HIAS aims to improve mental health and psychosocial well-being, and reduce suffering among all refugees that we work with. HIAS staff implement community-based psychosocial services that build upon existing strengths and resources, empowering communities, groups, families, and individuals to care for themselves and each other. The programming helps survivors address the grief, fear, isolation, and distress that can result from forced flight, surviving or witnessing violence, loss or separation from family, and the daily stress of living on the margins of foreign cities or in refugee camps.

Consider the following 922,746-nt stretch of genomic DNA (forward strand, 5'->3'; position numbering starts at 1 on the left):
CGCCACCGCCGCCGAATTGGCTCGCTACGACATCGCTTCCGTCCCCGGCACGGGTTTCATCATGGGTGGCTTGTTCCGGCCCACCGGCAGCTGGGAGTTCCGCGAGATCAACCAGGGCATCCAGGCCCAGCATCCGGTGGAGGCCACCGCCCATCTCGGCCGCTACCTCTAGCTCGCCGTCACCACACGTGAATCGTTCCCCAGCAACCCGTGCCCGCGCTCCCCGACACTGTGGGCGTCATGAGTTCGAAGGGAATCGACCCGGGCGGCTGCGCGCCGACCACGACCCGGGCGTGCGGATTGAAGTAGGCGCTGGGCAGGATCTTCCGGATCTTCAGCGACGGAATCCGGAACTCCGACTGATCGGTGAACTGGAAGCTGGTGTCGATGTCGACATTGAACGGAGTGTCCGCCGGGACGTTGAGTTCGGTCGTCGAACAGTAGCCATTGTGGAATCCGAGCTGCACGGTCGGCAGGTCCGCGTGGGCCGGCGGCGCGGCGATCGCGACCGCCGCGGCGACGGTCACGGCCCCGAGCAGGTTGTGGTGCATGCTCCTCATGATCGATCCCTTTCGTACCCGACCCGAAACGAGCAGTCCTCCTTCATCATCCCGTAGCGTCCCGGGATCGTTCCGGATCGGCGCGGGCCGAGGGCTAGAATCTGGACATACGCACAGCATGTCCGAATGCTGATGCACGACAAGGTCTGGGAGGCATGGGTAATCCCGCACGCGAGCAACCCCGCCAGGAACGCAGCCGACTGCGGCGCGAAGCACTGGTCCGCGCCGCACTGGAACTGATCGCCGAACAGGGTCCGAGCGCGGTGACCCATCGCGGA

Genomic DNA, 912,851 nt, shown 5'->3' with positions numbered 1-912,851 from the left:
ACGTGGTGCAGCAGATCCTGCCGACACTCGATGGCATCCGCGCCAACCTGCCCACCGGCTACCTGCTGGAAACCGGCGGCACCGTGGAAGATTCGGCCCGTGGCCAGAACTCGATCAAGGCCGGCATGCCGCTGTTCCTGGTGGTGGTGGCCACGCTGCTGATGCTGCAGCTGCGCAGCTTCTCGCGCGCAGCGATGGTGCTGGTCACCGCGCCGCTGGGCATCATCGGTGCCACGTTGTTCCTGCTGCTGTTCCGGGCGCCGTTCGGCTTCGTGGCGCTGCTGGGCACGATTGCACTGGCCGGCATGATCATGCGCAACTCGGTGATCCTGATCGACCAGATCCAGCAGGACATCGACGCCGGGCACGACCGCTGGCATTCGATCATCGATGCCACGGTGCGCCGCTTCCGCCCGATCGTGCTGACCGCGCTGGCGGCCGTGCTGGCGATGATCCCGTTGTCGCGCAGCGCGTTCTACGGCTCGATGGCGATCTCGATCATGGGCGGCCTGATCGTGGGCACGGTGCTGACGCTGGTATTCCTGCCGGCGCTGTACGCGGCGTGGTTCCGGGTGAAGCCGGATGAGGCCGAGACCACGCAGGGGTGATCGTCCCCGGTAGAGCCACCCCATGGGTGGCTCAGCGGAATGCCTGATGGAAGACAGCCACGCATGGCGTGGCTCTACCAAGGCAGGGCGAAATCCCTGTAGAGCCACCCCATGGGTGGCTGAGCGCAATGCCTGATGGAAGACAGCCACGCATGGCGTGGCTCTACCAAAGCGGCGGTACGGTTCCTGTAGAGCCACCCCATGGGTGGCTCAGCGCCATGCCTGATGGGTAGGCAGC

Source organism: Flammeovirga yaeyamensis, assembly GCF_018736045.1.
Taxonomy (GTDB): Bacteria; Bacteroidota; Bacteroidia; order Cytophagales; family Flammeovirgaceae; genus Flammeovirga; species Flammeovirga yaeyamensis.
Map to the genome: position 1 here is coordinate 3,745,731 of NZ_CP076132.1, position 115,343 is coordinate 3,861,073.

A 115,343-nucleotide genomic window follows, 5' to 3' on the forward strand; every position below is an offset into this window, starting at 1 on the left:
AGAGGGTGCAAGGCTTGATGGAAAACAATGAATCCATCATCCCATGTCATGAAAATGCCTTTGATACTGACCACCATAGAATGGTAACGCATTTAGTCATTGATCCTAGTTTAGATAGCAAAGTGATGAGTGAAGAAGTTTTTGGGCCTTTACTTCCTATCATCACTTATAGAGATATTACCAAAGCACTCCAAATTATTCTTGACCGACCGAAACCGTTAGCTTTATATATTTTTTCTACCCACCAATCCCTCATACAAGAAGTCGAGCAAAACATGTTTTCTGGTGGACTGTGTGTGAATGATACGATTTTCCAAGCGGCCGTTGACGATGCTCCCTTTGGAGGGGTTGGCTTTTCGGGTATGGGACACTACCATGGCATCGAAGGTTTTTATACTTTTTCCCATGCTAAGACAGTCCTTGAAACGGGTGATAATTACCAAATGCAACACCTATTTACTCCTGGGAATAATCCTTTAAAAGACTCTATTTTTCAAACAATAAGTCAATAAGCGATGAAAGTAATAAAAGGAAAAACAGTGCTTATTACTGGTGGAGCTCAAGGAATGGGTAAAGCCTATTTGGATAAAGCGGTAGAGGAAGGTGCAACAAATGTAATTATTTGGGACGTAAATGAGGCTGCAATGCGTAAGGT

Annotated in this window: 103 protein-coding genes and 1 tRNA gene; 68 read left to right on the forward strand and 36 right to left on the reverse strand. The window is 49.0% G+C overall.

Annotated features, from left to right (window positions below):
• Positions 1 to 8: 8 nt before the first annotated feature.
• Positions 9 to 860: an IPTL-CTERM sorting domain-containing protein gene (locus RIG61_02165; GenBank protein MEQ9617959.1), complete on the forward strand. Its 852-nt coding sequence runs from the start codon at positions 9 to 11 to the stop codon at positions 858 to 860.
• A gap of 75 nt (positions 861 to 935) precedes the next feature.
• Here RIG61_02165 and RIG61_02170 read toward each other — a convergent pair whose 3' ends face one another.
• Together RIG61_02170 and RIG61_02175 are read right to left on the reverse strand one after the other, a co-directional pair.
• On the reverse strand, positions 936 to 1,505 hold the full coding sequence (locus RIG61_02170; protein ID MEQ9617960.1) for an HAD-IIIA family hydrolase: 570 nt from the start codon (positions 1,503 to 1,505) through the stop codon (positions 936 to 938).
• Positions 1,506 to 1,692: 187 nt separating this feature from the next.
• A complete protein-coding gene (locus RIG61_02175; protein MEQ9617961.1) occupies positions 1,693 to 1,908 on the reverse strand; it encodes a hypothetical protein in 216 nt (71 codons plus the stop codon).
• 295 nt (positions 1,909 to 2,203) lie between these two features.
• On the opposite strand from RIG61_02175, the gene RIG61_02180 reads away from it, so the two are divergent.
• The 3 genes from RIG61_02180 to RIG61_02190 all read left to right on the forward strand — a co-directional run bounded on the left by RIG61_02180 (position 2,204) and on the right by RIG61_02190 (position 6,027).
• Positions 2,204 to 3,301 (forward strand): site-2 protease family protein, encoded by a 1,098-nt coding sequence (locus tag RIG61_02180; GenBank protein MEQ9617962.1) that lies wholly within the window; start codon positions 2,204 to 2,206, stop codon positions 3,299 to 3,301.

HIAS offers integrated and stand-alone psychosocial activities that are tailored to each community and to individual refugees to help them establish new lives built on dignity and self-sufficiency. Our programming is consistent with the Inter-Agency Standing Committee Guidelines on Mental Health and Psychosocial Support in Emergency Settings. Areas of focus include:
Strengthening Communities and Families
- Capacity-building of community leaders and members to provide basic psychosocial support and to refer refugees in need of more advanced care.
- Training for partner organizations and national institutions on key MHPSS topics, including the IASC Guidelines, Psychological First Aid, GBV response, and counseling skills.
- Individual and group counseling for children, adolescents, and adults experiencing emotional distress. Interventions are culturally and faith-sensitive.